It always puzzles me when people say that they beg their doctor for pain medication and can’t get any. My experience has been just the opposite; doctors offer me pain medicine when I don’t want it.
I started to write some of my experiences, but realized that it could be used as training material for druggies. Not my goal, so we’ll keep it vague.
My PCP’s nurse practitioner knows how I feel.
NP: I know you don’t like to take pain medicine, but would you like a prescription while this is healing?
NP: How about I give you a prescription anyway.
Me: I don’t like the way they make me feel.
NP: You don’t have to fill the prescription if you don’t want to, but you might like to have that option available.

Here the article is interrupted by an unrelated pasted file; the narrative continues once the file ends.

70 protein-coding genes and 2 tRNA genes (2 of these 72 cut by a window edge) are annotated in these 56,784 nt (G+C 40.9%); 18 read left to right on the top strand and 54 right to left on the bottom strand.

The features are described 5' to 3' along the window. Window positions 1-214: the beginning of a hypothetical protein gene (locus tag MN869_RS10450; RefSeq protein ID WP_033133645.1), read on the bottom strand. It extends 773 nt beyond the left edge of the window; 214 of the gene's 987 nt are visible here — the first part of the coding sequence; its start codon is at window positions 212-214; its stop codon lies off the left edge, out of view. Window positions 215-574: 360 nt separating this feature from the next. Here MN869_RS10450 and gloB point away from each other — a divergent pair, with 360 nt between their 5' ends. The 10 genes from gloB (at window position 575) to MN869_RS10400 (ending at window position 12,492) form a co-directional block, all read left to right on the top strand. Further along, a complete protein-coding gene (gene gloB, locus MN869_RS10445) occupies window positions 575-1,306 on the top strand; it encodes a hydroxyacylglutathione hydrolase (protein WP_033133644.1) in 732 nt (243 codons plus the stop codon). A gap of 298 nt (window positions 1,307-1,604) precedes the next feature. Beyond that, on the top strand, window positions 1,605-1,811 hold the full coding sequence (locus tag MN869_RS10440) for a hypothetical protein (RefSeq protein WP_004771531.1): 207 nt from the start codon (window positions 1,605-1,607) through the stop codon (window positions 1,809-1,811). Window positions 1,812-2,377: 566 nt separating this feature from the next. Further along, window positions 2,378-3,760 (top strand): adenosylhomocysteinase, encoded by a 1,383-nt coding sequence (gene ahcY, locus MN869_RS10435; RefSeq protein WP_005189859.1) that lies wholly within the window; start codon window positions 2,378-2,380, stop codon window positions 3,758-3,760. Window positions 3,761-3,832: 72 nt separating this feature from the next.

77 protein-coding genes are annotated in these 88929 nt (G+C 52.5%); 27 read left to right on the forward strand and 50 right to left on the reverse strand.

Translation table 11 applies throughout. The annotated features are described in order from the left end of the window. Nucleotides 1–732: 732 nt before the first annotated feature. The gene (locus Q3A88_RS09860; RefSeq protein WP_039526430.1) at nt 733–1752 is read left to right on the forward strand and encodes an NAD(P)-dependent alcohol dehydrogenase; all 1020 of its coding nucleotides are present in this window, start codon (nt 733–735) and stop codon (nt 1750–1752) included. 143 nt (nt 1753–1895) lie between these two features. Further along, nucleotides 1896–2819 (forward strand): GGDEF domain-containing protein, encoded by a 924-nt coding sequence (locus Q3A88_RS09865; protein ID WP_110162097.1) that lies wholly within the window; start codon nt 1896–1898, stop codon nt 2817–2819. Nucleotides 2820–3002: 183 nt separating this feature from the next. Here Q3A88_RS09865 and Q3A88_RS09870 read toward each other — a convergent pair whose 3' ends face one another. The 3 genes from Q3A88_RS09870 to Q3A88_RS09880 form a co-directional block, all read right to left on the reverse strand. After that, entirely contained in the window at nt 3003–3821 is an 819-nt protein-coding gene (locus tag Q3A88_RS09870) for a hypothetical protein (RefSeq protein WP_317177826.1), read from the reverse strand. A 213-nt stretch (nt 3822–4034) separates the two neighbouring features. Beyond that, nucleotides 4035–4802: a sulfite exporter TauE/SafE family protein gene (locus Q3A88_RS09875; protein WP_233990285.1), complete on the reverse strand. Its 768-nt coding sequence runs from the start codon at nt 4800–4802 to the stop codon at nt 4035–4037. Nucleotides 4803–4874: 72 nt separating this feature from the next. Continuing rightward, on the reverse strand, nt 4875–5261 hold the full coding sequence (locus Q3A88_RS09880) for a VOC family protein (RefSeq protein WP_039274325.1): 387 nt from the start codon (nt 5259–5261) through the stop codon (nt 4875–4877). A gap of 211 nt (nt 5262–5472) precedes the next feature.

There are people who ask and get turned down?
When I first went to my PCP about the problem that ultimately led to my RA diagnosis, I was in enough pain that I actually filled the prescription for pain medication. I took it, too, which turned out to be a mistake since it was one that’s written on a big red allergy-alert sticker on the front of my chart.
It puts me in a difficult position. When I changed to my current rheumatologist, I put a little asterisk by the medication allergies question and wrote at the bottom, “I hesitate to write this, since doctors seem to equate this allergy to drug seeking behavior. However, these are my symptoms when I take this medicine ___. I would prefer to stick with acetaminophen.” So, we have a truce. I won’t take more than 1000mg qid, and she won’t prescribe narcotics as long as my LFTs are okay.